In 1890 the Atlas Gun Company was formed from the remnants of the Haviland and Gunn Company which had been making very good quality air rifles since about 1868. H&G first operated in rented space at the Remington factory in Ilion, NY, later moved into a separate facility. Not being very profitable, they sold some of their designs to Quackenbush of nearby Herkimer, NY, and gave up when confronted by inexpensive competitor air rifles from Daisy and Markham. At that point, in 1890, H&G employee Gilbert W. Warren purchased what was left of H&G and formed the Atlas Gun Company.

He began production of a new design of air rifle and a new .22 rimfire rifle, both of which proved to be very popular (and profitable). In 1904 Sears Roebuck Company began offering the Atlas .22 caliber rifle in their catalog for $2.75 and it was very popular with kids busy working odd jobs to save up enough to buy one. [Of course, parents today would be charged with child abuse if they let their 10 year olds buy guns, but Civilization seemed to have survived just fine back them without the solicitous interference of assorted liberal loonies bent on banning guns and coddling criminals.] Following the death of Warren's wife in 1905 he sold his air rifle patents to Daisy who was not really interested in making the gun, only in eliminating a competitor. And, he sold the patents and factory for the .22 rifle to Meriden Firearms Company which was Sears' gun making subsidiary.

Several years ago a somewhat modified (boogered up!) example of the Atlas air gun sold for nearly $600, and I think a nice unmodified example would bring closer to $1,000. John Spangler

# 14175 - Primitive Vietnamese Weapons

Vietnamese - Flintlock - Rusty -

# 11158 - Vietnamese Flintlock Rifle 6/11/2005 Rock, Rock Hill, S.C. North Vietnamese - Handmade Flintlock - ? - 60 In. ? - Other - I have what I believe is a handmade, N. Vietnamese flintlock rifle with an octagon shaped barrel and a pistol grip stock. Very crude in design complete with a black pouch for carrying spent lead to reshape and a cow horn with black powder. I have had it since at least 1967 and don't know how much older it could be. Was wondering if anyone has seen one before or if anyone has any additional info. on this. Thanks, Rock I have two of the same thing...saw this old post and was wondering about their value also...My dad was KIA 4JUL68 but spent two years in Laos, Thailand, and Vietnam with SF from 62-64...he brought these back with him and I was told stories since I could remember... they were captured by him and his team while in the SF...supposedly a small girl came up to one of my dad's men while walking in a village and shot him with the smallest one unexpectedly... one is about 3` long and the other about 54''...was also told that these were made out of pieces of metal that was scrapped from other items and that they would fire nails, pieces of shrapnel etc...out of them when they didn't have lead for bullets... Have you discovered anything new about these since that post in 2005? Thanks!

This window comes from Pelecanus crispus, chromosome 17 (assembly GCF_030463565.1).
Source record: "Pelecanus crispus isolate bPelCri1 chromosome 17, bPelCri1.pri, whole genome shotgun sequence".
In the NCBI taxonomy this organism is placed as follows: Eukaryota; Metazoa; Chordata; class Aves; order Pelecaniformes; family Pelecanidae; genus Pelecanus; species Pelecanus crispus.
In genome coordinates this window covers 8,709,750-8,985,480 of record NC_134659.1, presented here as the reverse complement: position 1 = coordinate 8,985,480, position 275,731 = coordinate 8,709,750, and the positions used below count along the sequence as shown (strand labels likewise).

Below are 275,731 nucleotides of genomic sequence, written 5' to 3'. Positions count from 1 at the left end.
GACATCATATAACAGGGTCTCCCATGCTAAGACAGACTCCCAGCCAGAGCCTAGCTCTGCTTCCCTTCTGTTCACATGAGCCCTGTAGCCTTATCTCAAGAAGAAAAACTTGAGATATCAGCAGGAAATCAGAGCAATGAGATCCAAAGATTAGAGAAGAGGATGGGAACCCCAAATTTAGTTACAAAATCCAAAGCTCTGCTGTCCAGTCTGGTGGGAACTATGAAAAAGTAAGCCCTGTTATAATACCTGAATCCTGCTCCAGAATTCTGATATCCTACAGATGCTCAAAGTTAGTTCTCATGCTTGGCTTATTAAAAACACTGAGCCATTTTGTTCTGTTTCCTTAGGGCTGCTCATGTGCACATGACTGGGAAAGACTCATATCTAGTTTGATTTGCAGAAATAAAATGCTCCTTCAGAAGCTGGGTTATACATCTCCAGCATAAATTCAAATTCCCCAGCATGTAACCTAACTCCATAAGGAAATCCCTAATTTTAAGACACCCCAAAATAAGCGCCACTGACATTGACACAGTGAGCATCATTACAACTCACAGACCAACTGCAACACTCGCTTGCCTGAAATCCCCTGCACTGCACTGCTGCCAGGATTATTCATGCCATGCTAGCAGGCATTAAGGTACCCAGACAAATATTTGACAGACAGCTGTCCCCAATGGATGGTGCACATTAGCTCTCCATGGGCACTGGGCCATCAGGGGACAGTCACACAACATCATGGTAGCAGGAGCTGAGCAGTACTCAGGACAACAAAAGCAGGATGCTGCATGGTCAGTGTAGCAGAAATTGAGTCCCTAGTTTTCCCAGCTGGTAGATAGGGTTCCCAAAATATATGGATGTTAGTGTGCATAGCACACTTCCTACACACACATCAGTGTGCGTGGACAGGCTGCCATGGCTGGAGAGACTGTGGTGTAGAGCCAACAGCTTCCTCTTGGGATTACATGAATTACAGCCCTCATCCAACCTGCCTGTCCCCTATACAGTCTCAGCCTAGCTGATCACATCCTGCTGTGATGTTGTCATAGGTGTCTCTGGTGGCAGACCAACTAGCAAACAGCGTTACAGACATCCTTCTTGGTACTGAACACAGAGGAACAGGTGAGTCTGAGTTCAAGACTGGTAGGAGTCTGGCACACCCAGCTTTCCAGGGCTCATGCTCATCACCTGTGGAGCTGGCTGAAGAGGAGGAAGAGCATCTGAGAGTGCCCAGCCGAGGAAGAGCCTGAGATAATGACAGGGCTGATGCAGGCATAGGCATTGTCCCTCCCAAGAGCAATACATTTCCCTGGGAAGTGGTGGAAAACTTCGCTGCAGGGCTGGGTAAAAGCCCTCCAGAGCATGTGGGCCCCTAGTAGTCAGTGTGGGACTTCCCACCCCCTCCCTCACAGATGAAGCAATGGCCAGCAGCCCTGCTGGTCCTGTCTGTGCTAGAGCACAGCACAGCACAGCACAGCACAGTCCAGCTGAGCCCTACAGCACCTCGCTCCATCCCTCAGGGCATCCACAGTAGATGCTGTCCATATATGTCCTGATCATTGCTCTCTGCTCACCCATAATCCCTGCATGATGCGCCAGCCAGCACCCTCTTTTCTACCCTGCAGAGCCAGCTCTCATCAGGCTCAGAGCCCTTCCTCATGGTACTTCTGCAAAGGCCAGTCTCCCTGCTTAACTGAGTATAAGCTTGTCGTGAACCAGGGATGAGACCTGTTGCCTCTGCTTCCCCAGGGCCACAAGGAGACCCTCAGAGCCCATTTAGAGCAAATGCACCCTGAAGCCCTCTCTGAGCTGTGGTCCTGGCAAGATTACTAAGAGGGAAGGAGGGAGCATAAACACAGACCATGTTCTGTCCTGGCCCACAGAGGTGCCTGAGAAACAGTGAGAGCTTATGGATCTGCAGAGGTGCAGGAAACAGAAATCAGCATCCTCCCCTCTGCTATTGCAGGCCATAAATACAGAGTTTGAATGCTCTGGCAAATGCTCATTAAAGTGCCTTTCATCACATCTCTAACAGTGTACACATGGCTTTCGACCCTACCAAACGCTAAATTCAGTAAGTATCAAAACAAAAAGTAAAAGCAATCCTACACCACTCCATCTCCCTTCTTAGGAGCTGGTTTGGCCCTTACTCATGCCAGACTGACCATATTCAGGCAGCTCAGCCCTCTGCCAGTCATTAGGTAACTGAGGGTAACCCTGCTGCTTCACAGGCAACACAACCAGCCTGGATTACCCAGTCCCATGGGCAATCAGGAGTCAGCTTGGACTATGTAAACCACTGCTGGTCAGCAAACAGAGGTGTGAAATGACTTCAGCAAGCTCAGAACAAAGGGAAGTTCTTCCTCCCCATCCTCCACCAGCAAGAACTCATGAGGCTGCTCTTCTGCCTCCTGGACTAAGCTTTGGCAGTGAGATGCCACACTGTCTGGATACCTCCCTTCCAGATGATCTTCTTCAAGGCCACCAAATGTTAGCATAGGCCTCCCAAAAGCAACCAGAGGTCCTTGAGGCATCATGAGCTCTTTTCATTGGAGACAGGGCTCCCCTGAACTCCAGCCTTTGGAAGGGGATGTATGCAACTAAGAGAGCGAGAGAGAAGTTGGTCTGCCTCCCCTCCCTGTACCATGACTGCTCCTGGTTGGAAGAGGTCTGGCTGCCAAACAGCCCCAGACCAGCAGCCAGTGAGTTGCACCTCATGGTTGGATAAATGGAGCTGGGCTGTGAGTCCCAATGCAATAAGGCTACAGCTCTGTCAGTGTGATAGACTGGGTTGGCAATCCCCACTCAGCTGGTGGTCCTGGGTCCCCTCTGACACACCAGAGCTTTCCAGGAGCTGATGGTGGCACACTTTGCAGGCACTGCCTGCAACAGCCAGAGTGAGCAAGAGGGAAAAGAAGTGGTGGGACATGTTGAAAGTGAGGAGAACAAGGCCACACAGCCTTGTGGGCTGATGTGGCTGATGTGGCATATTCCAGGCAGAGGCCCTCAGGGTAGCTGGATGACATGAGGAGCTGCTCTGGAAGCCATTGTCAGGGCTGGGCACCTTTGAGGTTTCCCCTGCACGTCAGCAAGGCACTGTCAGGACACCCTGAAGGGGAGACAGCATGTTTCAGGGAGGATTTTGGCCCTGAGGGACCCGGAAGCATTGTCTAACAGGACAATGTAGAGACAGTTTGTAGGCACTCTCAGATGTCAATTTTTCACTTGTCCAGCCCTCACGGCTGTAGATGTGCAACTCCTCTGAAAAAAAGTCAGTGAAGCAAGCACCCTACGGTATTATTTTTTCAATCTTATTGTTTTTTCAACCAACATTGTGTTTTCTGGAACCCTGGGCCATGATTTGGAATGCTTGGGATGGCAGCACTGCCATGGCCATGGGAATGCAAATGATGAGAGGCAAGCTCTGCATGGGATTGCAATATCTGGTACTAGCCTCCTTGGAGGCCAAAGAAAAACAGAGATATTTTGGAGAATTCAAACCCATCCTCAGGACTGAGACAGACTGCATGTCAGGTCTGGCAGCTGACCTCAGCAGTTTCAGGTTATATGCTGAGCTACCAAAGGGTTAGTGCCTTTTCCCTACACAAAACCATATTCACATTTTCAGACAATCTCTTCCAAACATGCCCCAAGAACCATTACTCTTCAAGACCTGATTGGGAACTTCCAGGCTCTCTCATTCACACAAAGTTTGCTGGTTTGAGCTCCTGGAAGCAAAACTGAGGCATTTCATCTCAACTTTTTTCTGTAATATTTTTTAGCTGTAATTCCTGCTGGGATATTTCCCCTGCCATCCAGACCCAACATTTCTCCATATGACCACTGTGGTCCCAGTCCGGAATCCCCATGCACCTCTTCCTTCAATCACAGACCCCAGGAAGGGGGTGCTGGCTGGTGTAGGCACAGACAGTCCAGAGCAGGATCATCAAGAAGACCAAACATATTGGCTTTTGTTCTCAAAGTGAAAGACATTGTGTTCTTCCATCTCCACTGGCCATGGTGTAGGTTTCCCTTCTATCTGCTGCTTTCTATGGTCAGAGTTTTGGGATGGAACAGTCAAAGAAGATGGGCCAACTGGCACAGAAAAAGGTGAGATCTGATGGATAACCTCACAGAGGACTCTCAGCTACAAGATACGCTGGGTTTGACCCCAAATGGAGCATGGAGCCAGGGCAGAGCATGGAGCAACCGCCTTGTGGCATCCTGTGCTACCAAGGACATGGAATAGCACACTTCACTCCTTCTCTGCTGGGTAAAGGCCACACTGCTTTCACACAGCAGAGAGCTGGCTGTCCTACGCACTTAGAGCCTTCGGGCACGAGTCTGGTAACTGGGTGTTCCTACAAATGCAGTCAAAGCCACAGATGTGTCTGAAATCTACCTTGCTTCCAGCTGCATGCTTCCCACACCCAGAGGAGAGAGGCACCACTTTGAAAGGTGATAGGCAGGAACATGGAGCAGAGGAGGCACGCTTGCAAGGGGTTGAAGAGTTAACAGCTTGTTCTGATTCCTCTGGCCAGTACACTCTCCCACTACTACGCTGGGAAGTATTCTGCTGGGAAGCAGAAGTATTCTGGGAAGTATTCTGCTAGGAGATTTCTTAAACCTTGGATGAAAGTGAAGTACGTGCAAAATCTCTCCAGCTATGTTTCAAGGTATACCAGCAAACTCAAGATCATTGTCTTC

Rick- Unfortunately, we are no smarter now than we were in 2005, and have nothing to add on this subject. There is increasing interest in collecting Vietnam War items, and other people may have come up with more info in recent years, but we cannot help. Thank you for your dad’s service. The stigma placed on Vietnam vets by the smelly hippies of the 1960s has faded, but sadly some of those same people who hate our country are now running it, and their coconspirators in the news media are now trying to defame the current generation of vets, rather than honoring them for their service. It is good that you and other patriotic Americans are still thanking and honoring those who defend our rights and our freedom. John Spangler

# 14459 - Probably A Model 27 Or 27S

Marlin - 32-20 - Blue -

Marlin pump rifle 32-20, octagon barrel. Pat.dates:Aug 12,1890, Mar.1.`92,June 8,`97, Nov 29,1904. These are only markings. any idea of model and value?

Dennis, I can't say for sure without seeing the rifle but my guess is that you have a Marlin Model 27 or a 27S. The Model 27 was manufactured by the Marlin Fire Arms Company, New Haven, Connecticut, from 1909 to 1911. The design was built around patents granted to James Wheeler, George Beck and Melvin Hepburn in July 1911, on the basis of guns designed by John Marlin and Lewis Hepburn. This derived from the rimfire Marlin Model 20. The Model 27 was first introduced in 25-20 or 32-20, it was a take-down design with a pivoting catch on the front right side of the receiver which could be used in conjunction with a thumbscrew on the left (later right) side to detach the barrel/magazine unit. The barrel was octagonal and the magazine tube was short. The buttstock was the straight-wrist type with a crescent buttplate. The forend usually had nine grooves and doubled as the operating handle.

The Model 27S was manufactured from 1911 to 1932. It was an improvement of the earlier Model 27 with a button on the right side of the receiver which allowed the action to be opened without dropping the hammer onto the firing pin. A round-barrel option was added in 1913, together with a 25-35 Stevens rimfire chambering. Production ceased 1916 due to WWI and did not begin again until 1922. Post-war production was mostly the round barrel pattern.